In the past few weeks, the government issued alerts and guidance on two noteworthy topics involving data security issues: phishing and ransomware – discussed below:

  • Don’t Get Phished: OCR Warns of Phishing Scheme Targeting HIPAA Covered Entities & Business Associates

As previously reported in the March 21, 2016 and July 12, 2016 Blog Posts, the 2016 HIPAA Audit Season has been underway for the better part of this past year. As stated on its website, “OCR uses the audit program to assess the HIPAA compliance efforts of a range of entities covered by HIPAA regulations.” The OCR intends to use the audits as a proactive measure, in conjunction with its ongoing complaint investigations and compliance reviews, to identify problems before they result in breaches. On July 12, 2016, the OCR sent emails to 167 Covered Entities, including health plans, healthcare providers, and healthcare clearinghouses, advising that they would be subject to desk audits.

On November 28, 2016, the U.S. Department of Health and Human Services (“HHS”) issued an Alert advising that a phishing email is being circulated on what appears to be HHS Departmental letterhead under the signature of OCR’s Director, Jocelyn Samuels. According to the Alert, this email appears to be an official government communication, and targets employees of HIPAA covered entities and their business associates.

The email prompts recipients to click a link regarding possible inclusion in the HIPAA Privacy, Security, and Breach Rules Audit Program. The link directs individuals to a non-governmental website marketing a firm’s cybersecurity services which is not associated with HHS or the OCR.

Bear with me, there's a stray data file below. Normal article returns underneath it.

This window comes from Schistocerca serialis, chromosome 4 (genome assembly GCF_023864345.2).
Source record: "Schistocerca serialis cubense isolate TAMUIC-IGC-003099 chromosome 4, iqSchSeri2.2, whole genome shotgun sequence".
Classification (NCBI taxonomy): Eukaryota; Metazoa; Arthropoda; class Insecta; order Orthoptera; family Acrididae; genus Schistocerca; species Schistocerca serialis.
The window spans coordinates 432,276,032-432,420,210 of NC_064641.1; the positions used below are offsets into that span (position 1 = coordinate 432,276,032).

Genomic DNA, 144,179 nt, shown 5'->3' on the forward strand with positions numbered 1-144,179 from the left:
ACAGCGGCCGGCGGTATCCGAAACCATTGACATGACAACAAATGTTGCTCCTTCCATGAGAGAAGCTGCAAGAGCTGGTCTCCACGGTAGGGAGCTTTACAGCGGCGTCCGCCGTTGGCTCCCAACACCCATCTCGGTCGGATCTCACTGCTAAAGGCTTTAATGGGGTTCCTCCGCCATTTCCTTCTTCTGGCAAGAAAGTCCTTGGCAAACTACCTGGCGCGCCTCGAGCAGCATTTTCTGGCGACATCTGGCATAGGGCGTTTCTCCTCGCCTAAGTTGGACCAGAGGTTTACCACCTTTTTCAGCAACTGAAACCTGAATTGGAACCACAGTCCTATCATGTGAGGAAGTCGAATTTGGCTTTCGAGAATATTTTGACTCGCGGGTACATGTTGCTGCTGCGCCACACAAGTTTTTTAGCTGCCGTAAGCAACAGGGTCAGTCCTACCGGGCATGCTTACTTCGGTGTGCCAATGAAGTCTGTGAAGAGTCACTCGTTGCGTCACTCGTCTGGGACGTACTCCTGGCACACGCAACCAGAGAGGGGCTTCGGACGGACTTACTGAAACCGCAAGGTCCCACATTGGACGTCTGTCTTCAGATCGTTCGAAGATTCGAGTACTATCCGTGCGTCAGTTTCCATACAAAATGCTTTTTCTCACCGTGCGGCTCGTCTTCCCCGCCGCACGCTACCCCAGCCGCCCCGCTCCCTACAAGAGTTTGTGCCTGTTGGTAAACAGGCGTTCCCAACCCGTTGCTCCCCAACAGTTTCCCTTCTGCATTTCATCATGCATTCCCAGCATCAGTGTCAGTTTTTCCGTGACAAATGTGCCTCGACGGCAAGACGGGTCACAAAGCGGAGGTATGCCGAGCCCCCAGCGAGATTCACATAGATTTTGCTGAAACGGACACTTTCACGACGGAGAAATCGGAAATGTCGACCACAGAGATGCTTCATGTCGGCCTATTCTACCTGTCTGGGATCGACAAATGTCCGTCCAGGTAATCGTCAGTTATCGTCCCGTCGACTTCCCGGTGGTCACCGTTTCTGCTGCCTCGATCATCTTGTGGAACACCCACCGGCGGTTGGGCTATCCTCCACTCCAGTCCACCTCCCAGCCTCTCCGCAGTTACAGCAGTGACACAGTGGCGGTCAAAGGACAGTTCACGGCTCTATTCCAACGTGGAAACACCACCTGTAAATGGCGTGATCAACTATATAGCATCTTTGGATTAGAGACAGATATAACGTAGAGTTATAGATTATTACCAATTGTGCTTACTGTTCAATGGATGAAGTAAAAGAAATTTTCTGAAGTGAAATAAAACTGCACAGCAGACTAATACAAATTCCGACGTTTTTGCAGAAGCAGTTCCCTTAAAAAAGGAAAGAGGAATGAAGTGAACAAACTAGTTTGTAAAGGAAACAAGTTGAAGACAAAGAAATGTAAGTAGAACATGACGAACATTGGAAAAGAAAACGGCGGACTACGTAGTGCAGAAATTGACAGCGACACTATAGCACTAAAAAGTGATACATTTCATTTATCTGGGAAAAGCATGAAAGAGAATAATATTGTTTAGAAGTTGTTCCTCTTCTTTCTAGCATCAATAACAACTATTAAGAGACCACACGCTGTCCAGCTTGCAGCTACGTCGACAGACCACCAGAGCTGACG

As in the case of any possible phishing email, HHS reminds the public that if you or your organization have any questions about whether the communication about a HIPAA audit is legitimate, you should contact the agency directly via email at OSOCRAudit@hhs.gov.

This advice applies to any suspicious email communication you or your organization may receive. It also serves as a reminder to review your policies and procedures and training materials to ensure that your employees do not fall for the phishing bait and expose your organization to intrusions.

  • FTC Joins the Chorus on Responding to Ransomware

In August 2016, the Office of Civil Rights (“OCR”) issued a Fact Sheet: Ransomware and HIPAA, which was followed by a U.S. Government Interagency Report entitled “How to Protect Your Organizations from Ransomware”. These materials provided “best practices and mitigation strategies focused on the prevention and response to ransomware incidents.”

In early September 2016, the Federal Trade Commission (“FTC”) announced that it too would offer guidance on how to protect against ransomware and would take action against those that failed to protect consumer’s personal data.

Fulfilling its promises, on November 10, 2016, the FTC issued advice on how to defend against ransomware. This follows the FTC’s session on ransomware that is part of its Fall Technology Series. The FTC noted an uptick in ransomware attacks and that 91% of these attacks come from phishing emails. The FTC also provided guidance on the answer to the question that everyone has: do you pay the ransom? Following the advice of law enforcement, the FTC advises not to pay the ransom, but notes that the decision to pay is a business decision. It does caution that the payment of the ransom may signal to the hackers that the business does not have a back-up or other access to the hacked data and therefore may increase its ransom demand.